Unprotected From Antivirus Vendors' Autorenewals

Symantec has long had the biggest slice of the antivirus market, but one area in which McAfee has been the clear leader is in the number of customer gripes generated by its automatic subscription renewals. But I'm beginning to see signs that Symantec is closing even that gap.

McAfee's great innovation in this regard was the idea of burying its automatic renewal clause deep in the sneakwrap terms of it

Symantec has long had the biggest slice of the antivirus market, but one area in which McAfee has been the clear leader is in the number of customer gripes generated by its automatic subscription renewals. But I'm beginning to see signs that Symantec is closing even that gap.

McAfee's great innovation in this regard was the idea of burying its automatic renewal clause deep in the sneakwrap terms of its EULA. So for many years, readers have been upset to discover that McAfee keeps billing their credit cards even when they don't wish to re-subscribe. "This just happened to me," one reader wrote recently. "The credit card had expired, but McAfee just changed the date and debited my account anyway. They told me if I wanted to cancel I could just change the credit card information in the 'My Account' section online, but it won't let you take information off, it will only let you replace it with another credit card. Is this legal? Can they really change or update your card info? Doesn't this somehow violate your privacy rights? I feel like I have been raped or my home was broken into."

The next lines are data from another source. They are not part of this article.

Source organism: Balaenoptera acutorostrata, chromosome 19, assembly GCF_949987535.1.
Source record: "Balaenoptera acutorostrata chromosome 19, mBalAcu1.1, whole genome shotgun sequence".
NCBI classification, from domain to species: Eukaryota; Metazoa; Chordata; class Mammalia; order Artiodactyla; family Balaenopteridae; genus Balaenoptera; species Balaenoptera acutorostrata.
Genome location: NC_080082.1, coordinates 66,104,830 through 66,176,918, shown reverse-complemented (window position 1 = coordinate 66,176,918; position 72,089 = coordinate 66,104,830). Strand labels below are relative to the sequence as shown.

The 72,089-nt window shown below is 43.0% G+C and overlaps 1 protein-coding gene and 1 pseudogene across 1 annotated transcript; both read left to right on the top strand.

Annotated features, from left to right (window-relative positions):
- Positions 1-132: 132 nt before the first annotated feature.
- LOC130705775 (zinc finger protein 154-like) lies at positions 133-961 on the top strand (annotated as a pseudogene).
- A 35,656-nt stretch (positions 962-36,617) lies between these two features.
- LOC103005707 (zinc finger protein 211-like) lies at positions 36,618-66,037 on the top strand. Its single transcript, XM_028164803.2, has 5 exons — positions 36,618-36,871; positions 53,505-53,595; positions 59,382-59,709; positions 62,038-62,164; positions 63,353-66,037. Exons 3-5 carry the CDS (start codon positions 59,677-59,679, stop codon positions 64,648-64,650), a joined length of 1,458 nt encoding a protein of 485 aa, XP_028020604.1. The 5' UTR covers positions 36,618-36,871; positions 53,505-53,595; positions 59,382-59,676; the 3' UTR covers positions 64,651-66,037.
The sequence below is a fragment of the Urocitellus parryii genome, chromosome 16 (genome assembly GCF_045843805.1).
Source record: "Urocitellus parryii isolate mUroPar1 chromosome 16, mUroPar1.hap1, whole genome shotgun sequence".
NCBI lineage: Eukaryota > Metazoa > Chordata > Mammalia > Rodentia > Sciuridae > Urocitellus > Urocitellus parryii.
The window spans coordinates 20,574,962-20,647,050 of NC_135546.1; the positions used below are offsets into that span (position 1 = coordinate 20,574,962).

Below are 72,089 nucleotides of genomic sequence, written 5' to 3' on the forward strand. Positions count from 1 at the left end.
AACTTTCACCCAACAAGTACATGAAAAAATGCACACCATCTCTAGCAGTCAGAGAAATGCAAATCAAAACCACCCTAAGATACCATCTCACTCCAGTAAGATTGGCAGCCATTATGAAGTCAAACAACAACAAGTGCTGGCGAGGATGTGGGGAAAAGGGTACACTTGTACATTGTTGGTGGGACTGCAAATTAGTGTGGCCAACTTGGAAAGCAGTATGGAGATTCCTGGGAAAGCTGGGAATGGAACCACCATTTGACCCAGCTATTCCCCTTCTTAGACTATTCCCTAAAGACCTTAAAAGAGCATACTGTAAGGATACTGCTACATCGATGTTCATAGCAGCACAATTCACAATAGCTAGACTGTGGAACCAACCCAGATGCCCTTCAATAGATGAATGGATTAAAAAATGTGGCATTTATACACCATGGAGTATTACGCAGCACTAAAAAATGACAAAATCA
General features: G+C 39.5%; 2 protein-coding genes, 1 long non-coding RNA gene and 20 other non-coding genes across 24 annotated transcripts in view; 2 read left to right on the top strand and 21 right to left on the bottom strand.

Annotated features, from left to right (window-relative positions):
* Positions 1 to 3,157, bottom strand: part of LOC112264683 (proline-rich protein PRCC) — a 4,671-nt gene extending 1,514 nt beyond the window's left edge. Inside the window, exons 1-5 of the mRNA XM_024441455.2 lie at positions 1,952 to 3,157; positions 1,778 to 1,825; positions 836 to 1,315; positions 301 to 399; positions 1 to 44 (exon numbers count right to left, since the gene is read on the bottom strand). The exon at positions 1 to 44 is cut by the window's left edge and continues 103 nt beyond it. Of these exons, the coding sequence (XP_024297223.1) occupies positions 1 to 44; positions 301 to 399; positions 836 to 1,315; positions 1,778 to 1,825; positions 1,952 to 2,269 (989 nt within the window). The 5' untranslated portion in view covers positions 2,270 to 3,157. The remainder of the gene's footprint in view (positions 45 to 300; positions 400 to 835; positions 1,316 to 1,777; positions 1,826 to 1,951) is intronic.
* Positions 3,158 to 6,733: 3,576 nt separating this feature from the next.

Officially, the policy for McAfee's evergreen renewal (which it now cynically calls "Always On Protection") is that customers have 60 days after the renewal to cancel and get their money back. But it rarely seems to work out quite that easily. "There's still an endless loop of bad links and no help," noted another reader recently. "McAfee has purposely designed their web site to thwart cancellations. I am outraged. Many 'help' links simply lead back to the homepage instead of the topics lists, and there appears to be no possible method for either cancellation of the auto renewal OR the refund for that auto renewal as promised in the auto renewal e-mail message. I will never, ever place another order, business or personal, for any product from this company."

McAfee also makes it difficult to cancel subscription autorenewal by constantly switching the phone number that customers are supposed to call. Another reader recently discovered her McAfee subscription had been automatically renewed and set about trying to cancel. "I immediately went to the given site to get the charge off my credit card, but they are 'performing maintenance.' Right! Tomorrow I am reporting them to the BBB and calling my credit card company."